Despite preoccupation with these issues, partners still expect Germany to keep the security dimension high on the EU agenda and not to let it become another victim of the COVID-19 pandemic. This will certainly require finding a balance between economic recovery and proper funding for security in the EU budget. The reason for maintaining sound security funding derives from the perception of the deteriorating global security environment. The key element is the rising tension in the Sino-American relations; the lack of global leadership by the Great Powers in the international crisis management of COVID-19 and the U.S. presidential elections on the horizon also matter. Taking all this into account, the EU needs to strengthen its global role and its strategic autonomy by pushing forward the efforts for a true European Defense Union that is strategically complementary with NATO.
3. Transatlantic Strains
Given current transatlantic tensions, transatlantic rapprochement in the shape of EU-NATO cooperation seems to be unrealistic. The German-U.S. relationship is very much under strain, in particular over the conflict on NATO’s 2% goal and the announcement of withdrawing 9,500 U.S. forces from Germany and moving some of them to Poland based on a bilateral security arrangement between Washington and Warsaw. This will not only undermine NATO’s solidarity but will also stress the concept of NATO’s collective defense approach.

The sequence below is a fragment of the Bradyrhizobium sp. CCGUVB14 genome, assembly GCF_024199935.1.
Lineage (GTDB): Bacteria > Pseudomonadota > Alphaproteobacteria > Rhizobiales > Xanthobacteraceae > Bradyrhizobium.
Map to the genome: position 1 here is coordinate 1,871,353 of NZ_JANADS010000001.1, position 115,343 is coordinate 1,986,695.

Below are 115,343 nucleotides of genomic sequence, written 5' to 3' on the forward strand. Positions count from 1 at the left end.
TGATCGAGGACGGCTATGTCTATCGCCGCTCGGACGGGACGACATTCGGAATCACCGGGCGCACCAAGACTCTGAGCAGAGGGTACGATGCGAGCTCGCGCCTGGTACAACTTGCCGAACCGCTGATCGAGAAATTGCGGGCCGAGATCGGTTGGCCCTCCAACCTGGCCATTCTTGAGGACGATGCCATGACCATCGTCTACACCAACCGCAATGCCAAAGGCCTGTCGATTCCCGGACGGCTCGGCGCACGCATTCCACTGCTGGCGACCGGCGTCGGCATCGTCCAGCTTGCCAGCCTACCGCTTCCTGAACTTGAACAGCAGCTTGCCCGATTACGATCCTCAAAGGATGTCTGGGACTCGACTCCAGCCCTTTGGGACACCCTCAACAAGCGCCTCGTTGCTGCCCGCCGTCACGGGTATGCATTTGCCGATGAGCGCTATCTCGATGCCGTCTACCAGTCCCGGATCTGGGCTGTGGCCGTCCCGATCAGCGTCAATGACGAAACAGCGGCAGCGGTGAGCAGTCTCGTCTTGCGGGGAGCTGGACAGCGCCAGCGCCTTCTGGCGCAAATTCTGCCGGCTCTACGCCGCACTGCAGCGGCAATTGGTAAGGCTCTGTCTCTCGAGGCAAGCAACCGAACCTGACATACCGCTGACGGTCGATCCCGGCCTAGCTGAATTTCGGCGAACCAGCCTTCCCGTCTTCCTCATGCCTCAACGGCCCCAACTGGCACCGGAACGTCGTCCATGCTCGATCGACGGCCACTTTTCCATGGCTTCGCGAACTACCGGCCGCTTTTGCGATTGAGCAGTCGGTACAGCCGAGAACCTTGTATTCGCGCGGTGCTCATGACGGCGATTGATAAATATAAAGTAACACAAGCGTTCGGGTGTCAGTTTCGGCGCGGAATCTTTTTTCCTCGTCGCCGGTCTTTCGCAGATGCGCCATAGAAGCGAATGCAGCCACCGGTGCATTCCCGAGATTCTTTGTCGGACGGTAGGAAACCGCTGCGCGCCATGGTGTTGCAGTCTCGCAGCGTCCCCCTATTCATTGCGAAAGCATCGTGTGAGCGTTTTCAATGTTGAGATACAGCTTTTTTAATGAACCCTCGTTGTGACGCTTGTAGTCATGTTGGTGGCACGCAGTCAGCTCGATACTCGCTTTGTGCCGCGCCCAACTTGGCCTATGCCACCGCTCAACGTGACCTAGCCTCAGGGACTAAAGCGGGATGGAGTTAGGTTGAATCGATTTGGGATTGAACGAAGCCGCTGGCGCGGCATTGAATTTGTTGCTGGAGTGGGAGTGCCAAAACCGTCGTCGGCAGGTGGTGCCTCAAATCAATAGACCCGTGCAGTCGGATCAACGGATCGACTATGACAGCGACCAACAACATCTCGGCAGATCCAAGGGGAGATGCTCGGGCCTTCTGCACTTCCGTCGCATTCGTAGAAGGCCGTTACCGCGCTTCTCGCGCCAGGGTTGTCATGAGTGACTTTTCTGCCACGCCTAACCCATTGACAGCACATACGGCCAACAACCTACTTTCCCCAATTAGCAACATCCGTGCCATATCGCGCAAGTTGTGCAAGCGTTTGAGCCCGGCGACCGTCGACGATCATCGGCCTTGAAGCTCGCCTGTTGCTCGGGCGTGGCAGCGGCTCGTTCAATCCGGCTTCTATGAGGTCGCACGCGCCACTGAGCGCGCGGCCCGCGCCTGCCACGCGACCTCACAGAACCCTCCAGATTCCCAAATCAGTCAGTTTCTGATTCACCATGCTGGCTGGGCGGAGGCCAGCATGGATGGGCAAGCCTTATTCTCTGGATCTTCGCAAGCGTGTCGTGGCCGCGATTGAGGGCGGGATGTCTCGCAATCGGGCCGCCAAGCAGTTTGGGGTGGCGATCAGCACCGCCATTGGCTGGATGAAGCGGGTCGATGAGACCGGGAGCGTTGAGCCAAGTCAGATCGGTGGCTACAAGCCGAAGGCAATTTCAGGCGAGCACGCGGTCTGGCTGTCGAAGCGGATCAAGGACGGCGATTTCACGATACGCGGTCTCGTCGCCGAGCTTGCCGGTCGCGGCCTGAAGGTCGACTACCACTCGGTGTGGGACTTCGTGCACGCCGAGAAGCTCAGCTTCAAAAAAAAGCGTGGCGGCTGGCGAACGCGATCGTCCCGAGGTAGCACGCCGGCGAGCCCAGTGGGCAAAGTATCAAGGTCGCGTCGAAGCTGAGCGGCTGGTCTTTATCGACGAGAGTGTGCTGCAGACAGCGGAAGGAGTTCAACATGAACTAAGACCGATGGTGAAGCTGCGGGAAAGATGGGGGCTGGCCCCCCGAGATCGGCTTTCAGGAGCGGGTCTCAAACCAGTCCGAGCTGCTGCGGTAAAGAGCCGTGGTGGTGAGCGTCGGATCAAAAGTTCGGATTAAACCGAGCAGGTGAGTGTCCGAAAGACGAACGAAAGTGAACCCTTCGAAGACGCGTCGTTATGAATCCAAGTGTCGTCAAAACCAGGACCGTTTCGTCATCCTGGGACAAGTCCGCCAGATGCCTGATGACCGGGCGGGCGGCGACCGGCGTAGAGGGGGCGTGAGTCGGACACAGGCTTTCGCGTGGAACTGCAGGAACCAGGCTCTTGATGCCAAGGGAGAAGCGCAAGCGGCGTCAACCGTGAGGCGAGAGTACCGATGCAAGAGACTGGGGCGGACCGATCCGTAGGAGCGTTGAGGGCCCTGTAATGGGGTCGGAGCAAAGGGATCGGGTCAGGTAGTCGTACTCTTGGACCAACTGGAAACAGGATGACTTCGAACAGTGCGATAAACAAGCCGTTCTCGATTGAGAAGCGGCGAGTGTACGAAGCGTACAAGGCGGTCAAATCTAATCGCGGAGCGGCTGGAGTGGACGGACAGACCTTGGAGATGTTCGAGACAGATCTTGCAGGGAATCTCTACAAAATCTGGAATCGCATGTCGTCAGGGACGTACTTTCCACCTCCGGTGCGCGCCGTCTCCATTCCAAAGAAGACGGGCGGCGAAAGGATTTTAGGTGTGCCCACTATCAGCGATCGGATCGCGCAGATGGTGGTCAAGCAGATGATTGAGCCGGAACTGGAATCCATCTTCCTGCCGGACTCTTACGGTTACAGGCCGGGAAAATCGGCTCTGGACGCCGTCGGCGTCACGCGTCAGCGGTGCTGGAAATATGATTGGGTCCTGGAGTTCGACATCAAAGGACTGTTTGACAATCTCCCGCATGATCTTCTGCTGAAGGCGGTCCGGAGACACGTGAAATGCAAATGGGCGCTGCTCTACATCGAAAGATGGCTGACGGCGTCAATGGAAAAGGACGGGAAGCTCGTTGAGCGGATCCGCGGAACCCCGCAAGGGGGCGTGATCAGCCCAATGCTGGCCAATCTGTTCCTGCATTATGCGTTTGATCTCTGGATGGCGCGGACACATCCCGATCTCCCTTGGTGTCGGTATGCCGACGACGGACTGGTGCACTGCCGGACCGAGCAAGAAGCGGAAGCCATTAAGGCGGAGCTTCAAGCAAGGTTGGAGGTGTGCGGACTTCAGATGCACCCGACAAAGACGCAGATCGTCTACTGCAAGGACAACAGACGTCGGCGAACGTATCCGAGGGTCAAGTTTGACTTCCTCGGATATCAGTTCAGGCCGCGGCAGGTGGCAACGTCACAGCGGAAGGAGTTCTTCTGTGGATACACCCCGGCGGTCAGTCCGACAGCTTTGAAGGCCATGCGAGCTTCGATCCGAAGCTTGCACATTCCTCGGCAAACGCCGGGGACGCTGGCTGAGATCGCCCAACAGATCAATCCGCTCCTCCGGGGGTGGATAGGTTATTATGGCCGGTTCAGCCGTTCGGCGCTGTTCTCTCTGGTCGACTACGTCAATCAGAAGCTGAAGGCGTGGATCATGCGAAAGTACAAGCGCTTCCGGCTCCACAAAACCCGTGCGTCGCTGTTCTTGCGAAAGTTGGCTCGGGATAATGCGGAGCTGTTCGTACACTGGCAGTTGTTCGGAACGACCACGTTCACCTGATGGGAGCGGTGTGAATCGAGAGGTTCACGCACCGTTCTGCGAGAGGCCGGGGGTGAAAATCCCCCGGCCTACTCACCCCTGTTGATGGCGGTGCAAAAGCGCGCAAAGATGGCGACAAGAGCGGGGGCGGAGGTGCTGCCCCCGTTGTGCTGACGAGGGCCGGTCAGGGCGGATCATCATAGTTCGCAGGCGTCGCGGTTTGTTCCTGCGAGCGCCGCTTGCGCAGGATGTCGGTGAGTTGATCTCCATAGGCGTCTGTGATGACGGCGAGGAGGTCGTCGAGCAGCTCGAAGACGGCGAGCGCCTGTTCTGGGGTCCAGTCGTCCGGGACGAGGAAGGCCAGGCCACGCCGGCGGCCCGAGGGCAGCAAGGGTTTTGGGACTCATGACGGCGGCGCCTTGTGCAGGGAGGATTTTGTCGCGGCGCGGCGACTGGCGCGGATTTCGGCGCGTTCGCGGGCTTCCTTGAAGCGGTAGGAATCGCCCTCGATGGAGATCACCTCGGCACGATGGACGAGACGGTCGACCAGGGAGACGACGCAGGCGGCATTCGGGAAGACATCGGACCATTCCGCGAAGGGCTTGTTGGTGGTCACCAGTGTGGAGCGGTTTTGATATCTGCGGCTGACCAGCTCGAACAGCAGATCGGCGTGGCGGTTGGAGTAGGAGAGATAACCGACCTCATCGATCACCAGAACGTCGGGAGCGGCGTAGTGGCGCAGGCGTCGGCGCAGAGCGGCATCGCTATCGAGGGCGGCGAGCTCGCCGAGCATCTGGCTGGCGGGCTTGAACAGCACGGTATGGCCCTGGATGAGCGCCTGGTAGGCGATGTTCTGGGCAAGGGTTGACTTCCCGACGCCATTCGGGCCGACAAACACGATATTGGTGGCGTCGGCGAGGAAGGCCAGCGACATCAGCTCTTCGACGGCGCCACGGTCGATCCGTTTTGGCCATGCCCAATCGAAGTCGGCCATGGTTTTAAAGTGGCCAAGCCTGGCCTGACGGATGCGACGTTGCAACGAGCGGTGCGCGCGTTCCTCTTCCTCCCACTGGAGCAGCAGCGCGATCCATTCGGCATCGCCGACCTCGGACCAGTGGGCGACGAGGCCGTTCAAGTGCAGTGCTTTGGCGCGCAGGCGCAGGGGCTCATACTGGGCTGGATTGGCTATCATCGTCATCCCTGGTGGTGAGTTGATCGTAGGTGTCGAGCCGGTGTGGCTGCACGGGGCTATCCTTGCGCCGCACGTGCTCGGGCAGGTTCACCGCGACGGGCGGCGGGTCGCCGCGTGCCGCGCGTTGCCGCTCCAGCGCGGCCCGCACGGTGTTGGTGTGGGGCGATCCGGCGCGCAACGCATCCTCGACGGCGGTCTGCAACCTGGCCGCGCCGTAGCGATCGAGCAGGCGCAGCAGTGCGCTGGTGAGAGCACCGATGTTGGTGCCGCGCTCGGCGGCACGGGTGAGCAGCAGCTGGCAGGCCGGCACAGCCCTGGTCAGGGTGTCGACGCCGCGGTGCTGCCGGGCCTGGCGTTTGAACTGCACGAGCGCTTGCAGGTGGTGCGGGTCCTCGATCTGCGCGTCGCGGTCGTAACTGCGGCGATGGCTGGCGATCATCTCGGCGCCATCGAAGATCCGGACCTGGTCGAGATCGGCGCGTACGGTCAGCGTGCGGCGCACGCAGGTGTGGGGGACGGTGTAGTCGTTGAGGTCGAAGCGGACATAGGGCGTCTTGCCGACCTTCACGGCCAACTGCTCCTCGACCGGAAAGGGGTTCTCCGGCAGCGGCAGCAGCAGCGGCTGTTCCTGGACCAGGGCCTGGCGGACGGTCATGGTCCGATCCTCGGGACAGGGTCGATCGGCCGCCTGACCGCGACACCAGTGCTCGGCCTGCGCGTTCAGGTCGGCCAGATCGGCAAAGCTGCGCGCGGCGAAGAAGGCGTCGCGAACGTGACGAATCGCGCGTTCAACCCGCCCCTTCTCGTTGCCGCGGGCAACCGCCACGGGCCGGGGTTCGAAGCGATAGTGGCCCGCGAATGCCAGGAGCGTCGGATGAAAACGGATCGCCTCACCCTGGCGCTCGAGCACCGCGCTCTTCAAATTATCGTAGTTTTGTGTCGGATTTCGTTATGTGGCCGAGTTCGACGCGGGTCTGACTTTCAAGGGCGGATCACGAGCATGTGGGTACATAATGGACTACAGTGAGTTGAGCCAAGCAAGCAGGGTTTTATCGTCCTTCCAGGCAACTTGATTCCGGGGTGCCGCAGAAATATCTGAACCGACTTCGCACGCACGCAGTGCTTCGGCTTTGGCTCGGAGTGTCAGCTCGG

Germany thus needs to be careful with proposals on the EU Defense Union, as this might result in further heating up the transatlantic debate on strategic autonomy of the EU versus strategic complementarity with NATO. Germany has proposed a “strategic compass” for the EU, which should help identify common threats and establish a European strategic culture to enable the EU and its member states to identify security priorities and build capabilities accordingly with PESCO, CARD, and EDF. Some allies are cautious regarding this strategic compass. They see a diverging process between the EU and NATO. They plead for keeping NATO’s 2030 process as close as possible to the EU’s strategic compass initiative. In lieu of the growing U.S.-EU tensions, an EU-U.S. strategic dialogue has been proposed on several recent occasions. Such a dialogue could nicely fit with the above-mentioned EU and NATO initiatives within a “bouquet of strategic dialogues.” Berlin might be well advised to wisely embed such a dialogue into its EU Council presidency and beyond.